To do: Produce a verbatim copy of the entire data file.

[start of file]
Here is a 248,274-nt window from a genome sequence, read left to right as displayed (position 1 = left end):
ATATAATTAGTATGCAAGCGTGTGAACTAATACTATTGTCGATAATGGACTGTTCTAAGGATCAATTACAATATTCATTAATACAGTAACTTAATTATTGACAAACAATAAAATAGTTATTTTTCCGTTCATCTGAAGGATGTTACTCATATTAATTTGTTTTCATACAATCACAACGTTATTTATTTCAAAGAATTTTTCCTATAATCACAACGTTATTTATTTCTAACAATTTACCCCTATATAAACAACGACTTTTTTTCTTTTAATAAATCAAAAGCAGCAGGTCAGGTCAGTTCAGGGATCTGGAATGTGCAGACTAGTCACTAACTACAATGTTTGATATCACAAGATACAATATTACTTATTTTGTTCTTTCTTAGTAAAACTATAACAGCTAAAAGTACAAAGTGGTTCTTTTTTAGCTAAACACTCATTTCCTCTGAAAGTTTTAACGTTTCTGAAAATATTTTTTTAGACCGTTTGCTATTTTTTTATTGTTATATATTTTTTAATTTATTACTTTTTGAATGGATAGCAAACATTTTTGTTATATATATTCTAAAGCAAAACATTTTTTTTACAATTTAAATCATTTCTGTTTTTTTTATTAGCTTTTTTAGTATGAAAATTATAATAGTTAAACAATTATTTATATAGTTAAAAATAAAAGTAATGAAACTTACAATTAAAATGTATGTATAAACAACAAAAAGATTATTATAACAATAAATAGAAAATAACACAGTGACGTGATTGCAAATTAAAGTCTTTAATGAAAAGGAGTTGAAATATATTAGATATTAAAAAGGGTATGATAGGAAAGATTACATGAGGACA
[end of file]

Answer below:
Here is a 248,274-nt window from a genome sequence, read left to right as displayed (position 1 = left end):
ATATAATTAGTATGCAAGCGTGTGAACTAATACTATTGTCGATAATGGACTGTTCTAAGGATCAATTACAATATTCATTAATACAGTAACTTAATTATTGACAAACAATAAAATAGTTATTTTTCCGTTCATCTGAAGGATGTTACTCATATTAATTTGTTTTCATACAATCACAACGTTATTTATTTCAAAGAATTTTTCCTATAATCACAACGTTATTTATTTCTAACAATTTACCCCTATATAAACAACGACTTTTTTTCTTTTAATAAATCAAAAGCAGCAGGTCAGGTCAGTTCAGGGATCTGGAATGTGCAGACTAGTCACTAACTACAATGTTTGATATCACAAGATACAATATTACTTATTTTGTTCTTTCTTAGTAAAACTATAACAGCTAAAAGTACAAAGTGGTTCTTTTTTAGCTAAACACTCATTTCCTCTGAAAGTTTTAACGTTTCTGAAAATATTTTTTTAGACCGTTTGCTATTTTTTTATTGTTATATATTTTTTAATTTATTACTTTTTGAATGGATAGCAAACATTTTTGTTATATATATTCTAAAGCAAAACATTTTTTTTACAATTTAAATCATTTCTGTTTTTTTTATTAGCTTTTTTAGTATGAAAATTATAATAGTTAAACAATTATTTATATAGTTAAAAATAAAAGTAATGAAACTTACAATTAAAATGTATGTATAAACAACAAAAAGATTATTATAACAATAAATAGAAAATAACACAGTGACGTGATTGCAAATTAAAGTCTTTAATGAAAAGGAGTTGAAATATATTAGATATTAAAAAGGGTATGATAGGAAAGATTACATGAGGACA